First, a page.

Dear Congressional Wealth Destruction Followers:
Would you let a doctor who had a financial interest in your death by owning a life insurance policy on you recommend critical care for you?
I didn't think so. In fact, I think if there were a doctor who had such a policy, and collected on it, it would be a crime. Or at least make 60 Minutes.
The latest central planning initiative from Congress is the deceptively named Comparative Effectiveness research program. Congress has created a central committee to "study" what works best for health care on a cost vs. benefit basis -- i.e., dollars in versus healthcare outcomes. (It seems to me that nowhere else in the entire federal budget does the government ask if we are getting our money's worth.)
But, while this committee starts out as a study group, it's quite clear that its goal is to impose a straight jacket on health care choices and give more power to the government. Having fewer choices will mean higher death rates than we have now. For example, the survival rate for European men with 16 different kinds of cancer is ~47% while in the United States the survival rate is 66%, or 40% better. Do we really have to become like Europe? To quote Susan Hayward, "I want to live!"
Certainly, the healthcare stocks want to live. They got a reprieve when Tom Daschle's nomination was scotched, but in the last couple of weeks, many have gone down even more rapidly than the S&P 500 Index. For example, Humana is down 42% in 2009, more than double the fall in the S&P 500 Index. The fear and uncertainty surrounding the industry at this time is palpable, and their stocks are not performing as much like the inelastic demand safe-havens they traditionally were in difficult economic times.
While the rationale for the Comparative Effectiveness committee is cloaked in saving scarce dollars, the failure to apply common sense ways to limit health care costs (such as limiting malpractice lawsuits or capping pain & suffering damages), like they do in those European countries that are ostensibly healthcare utopias, show that Congress is interested in gathering power as much as saving costs. Will John Edwards really still be able to win $30,000,000 malpractice judgments while the rest of us are reduced to a life value not to exceed our hospital bill when we are old?
Much more worrisome to me is that, as the Tsunami of entitlement spending promised to the baby boomers (and everyone else) through Social Security, Medicaid and Medicare grows, the government will start to look at each senior citizen as a liability to be limited, and perhaps cut off by following proper "Comparative Effectiveness" guidelines. If I am only worth so much to the government, and they have to pay me another $20,000 per year for five more years if they cure me, aren't they incentivized to pull the plug? And even more incentivized with a 45% death tax?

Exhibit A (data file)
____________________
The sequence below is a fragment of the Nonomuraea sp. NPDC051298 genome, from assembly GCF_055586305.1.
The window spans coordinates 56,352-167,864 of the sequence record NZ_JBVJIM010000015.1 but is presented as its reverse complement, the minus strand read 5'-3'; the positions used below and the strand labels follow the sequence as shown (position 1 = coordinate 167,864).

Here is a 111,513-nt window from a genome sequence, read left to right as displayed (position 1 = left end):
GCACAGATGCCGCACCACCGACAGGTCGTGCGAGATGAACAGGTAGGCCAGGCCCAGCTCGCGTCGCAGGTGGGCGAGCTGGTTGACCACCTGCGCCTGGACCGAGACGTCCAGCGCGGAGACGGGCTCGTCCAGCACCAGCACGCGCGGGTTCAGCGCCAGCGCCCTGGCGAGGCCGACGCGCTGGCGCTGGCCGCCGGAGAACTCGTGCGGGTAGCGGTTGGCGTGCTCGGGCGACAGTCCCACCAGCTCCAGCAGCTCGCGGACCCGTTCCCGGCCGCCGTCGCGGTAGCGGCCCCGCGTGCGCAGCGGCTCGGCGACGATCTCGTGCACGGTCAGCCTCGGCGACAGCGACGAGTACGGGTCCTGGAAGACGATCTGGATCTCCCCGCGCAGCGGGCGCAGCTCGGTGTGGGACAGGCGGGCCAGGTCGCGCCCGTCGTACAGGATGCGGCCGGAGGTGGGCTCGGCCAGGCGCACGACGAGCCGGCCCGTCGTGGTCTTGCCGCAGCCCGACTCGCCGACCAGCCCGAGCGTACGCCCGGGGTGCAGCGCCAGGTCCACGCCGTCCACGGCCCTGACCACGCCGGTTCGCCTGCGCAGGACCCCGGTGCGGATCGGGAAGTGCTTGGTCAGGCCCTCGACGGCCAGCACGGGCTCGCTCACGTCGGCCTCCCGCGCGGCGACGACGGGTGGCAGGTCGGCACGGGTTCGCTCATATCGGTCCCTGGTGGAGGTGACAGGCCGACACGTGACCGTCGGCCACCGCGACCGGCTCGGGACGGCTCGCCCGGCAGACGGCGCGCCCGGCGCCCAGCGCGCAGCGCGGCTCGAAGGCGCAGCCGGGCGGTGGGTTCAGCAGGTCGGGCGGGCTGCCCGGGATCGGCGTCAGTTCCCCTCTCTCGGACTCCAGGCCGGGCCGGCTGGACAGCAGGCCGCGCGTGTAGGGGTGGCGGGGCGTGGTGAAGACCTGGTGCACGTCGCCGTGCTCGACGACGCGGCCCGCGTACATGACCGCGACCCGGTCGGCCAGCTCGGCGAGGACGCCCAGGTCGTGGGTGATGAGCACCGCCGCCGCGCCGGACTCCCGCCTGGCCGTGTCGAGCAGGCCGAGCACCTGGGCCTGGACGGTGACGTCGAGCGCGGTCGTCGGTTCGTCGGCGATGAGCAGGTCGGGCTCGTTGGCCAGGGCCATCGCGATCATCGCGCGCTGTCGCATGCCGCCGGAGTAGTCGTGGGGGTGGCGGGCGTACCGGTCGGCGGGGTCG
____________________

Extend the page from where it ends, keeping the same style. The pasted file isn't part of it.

Completely missing from any discussion about healthcare is the impact of the MARKET on the presence of HOPE. When you've just been told you have cancer, and, because you are 77, no expensive drugs will be used because the cost/benefit ratios are not good, and there is no one else you can turn to because the free market in health care has been destroyed, there is little cause for HOPE. When you and your loved ones hear that you have cancer, but know that somewhere, somehow, out there in the market is one more thing you can try, you may believe you can find a cure, and that belief alone may help win your fight against cancer.
Without a free market, the government will ration hope along with rationed drugs. And they will do so with the same excellence they apply to running the Motor Vehicle Bureau. Because that is the nearest model of how the government would allocate our most scarce resource...the time we have left.
Eric T. Singer
Congressional Effect Management
420 Lexington Avenue
New York, NY 10170
The Congressional Effect Fund seeks to avoid market destabilizing uncertainty and the effects of news of potentially wealth damaging legislation by investing in the market (via the S&P 500 Index) only when Congress is on recess, and primarily in interest bearing instruments when Congress is in session.
The Congressional Effect Fund is the culmination of my many years of frustration with government folly, and I am delighted to have launched and be managing a vehicle I hope will reward investors and, in so doing, also highlight the deleterious effects of poor Congressional action. It is my sincerest hope that strong investor support of this endeavor will promote and further freedom in America as our founding fathers intended.
If you need assistance completing the investment application, or have additional questions about the Fund, please do not hesitate to contact me directly. Or, you may contact the Fund's distributor, Matrix Capital Group at 1.888.553.4233.
Investments in mutual funds involve risks. Read the prospectus and consider the Fund's investment objectives, risks, charges and expenses carefully before investing or sending money. The Congressional Effect Fund is a newly-formed entity, and although the Advisor’s portfolio manager, Eric T. Singer, has been a portfolio manager for private investment vehicles in the past, he does not have previous experience running a registered investment adviser or managing a mutual fund. Accordingly, investors in the Fund bear the risk that the Fund may not be successful in implementing its investment strategy and investors in the Fund bear the risk that the Advisor’s inexperience managing a firm may limit its effectiveness. There is no assurance the Fund’s investment objectives will be achieved. Past performance does not guarantee future results. Investment return and value will fluctuate so that when redeemed, shares may be worth more or less than the original cost.